CHICAGO – Parents have a new worry when it comes to holiday shopping for the young people on their list this year – so-called connected toys that may invade children’s privacy.
For the first time, the Illinois Public Interest Research Group Education Fund is alerting parents to be cautious about smart toys that collect data. The group releases an annual toy safety survey each year, available at toysafetytips.org
This year the group cited as an example a doll called “My Friend Cayla,” which the organization said has already been banned in Germany for privacy violations and is the subject of a complaint by several consumer groups to the Federal Trade Commission.
The doll connects with an app via Bluetooth, and can talk and interact, play games, share photos and read stories, according to the toy’s website. The doll, however, records conversations between it and children and asks children for personal information, such as their mom and dad’s names, school names and locations, according to a complaint filed late last year with the FTC by groups including the Electronic Privacy Information Center, the Campaign for a Commercial Free Childhood and Consumers Union.
The company behind the toy, Genesis Toys, did not immediately respond to a request for comment Tuesday morning.
“There is a digital privacy concern but also a very real physical safety concern that could put children in danger,” said Abe Scarr, director of the education fund, about connected toys.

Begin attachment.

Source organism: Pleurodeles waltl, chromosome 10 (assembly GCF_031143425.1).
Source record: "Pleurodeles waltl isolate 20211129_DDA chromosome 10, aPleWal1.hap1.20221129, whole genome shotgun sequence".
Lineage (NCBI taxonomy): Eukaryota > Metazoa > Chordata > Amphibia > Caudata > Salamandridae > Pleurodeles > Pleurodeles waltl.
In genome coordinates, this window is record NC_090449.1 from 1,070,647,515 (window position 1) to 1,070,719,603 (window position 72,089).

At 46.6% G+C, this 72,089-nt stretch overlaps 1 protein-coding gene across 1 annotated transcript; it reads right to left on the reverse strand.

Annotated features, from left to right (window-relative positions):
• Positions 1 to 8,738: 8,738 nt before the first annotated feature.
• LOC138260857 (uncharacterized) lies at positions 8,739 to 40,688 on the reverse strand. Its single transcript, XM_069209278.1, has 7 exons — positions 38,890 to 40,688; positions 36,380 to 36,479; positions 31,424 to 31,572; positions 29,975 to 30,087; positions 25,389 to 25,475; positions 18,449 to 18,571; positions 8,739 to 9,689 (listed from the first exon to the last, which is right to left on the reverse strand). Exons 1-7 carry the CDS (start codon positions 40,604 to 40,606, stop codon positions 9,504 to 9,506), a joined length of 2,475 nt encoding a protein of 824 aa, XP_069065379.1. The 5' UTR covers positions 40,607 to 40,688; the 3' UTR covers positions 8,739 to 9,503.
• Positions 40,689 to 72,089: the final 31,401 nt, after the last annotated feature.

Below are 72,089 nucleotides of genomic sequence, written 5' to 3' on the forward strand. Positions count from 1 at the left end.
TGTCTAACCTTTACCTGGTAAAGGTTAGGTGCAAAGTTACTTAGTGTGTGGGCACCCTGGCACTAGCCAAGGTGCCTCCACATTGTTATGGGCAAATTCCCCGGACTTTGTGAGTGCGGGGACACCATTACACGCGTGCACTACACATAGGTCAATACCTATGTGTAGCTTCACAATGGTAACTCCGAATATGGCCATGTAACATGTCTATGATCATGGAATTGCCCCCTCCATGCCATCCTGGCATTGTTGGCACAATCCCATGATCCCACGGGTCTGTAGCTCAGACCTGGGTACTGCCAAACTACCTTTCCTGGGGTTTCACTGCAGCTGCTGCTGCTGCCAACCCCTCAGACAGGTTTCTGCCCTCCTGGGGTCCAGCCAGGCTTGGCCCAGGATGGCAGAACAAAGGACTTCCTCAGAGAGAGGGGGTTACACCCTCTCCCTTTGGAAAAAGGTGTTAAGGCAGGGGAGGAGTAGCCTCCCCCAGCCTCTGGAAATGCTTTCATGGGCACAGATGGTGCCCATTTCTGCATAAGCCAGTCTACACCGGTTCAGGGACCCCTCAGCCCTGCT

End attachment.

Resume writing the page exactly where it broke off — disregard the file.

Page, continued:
Earlier this year, the FBI issued a notice to parents to consider cybersecurity when buying toys that are smart, Internet-connected or interactive.
Additionally, the research education fund cited toys containing lead, powerful magnets, batteries that can overheat and small parts and balloons that could lead to choking. The report cited two models of fidget spinners previously sold at Target as examples of toys containing lead. Those spinners have since been pulled from Target’s shelves, Scarr said.
The fund also says parents should be wary of excessively loud toys that can cause hearing loss, such as toy phones, and cited balloon toys that can become stuck in children’s throats. Some balloon toys are marketed to children under 8 or have warning labels that make it appear that they are safe for children between ages 3 and 8, according to the report.
“The good news is toys on the shelves are safer than they have ever been,” said Nancy Cowles, executive director of Kids in Danger. “The bad news is there are toys that can still sneak through and expose our children to real hazards.”
SAFE SHOPPING GUIDE
Illinois Attorney General Lisa Madigan released the annual Safe Shopping Guide listing toys and children’s products that have been recalled over the last year.
Go to shawurl.com/36rr to view the report.
©2017 Chicago Tribune
Visit the Chicago Tribune at www.chicagotribune.com
Distributed by Tribune Content Agency, LLC.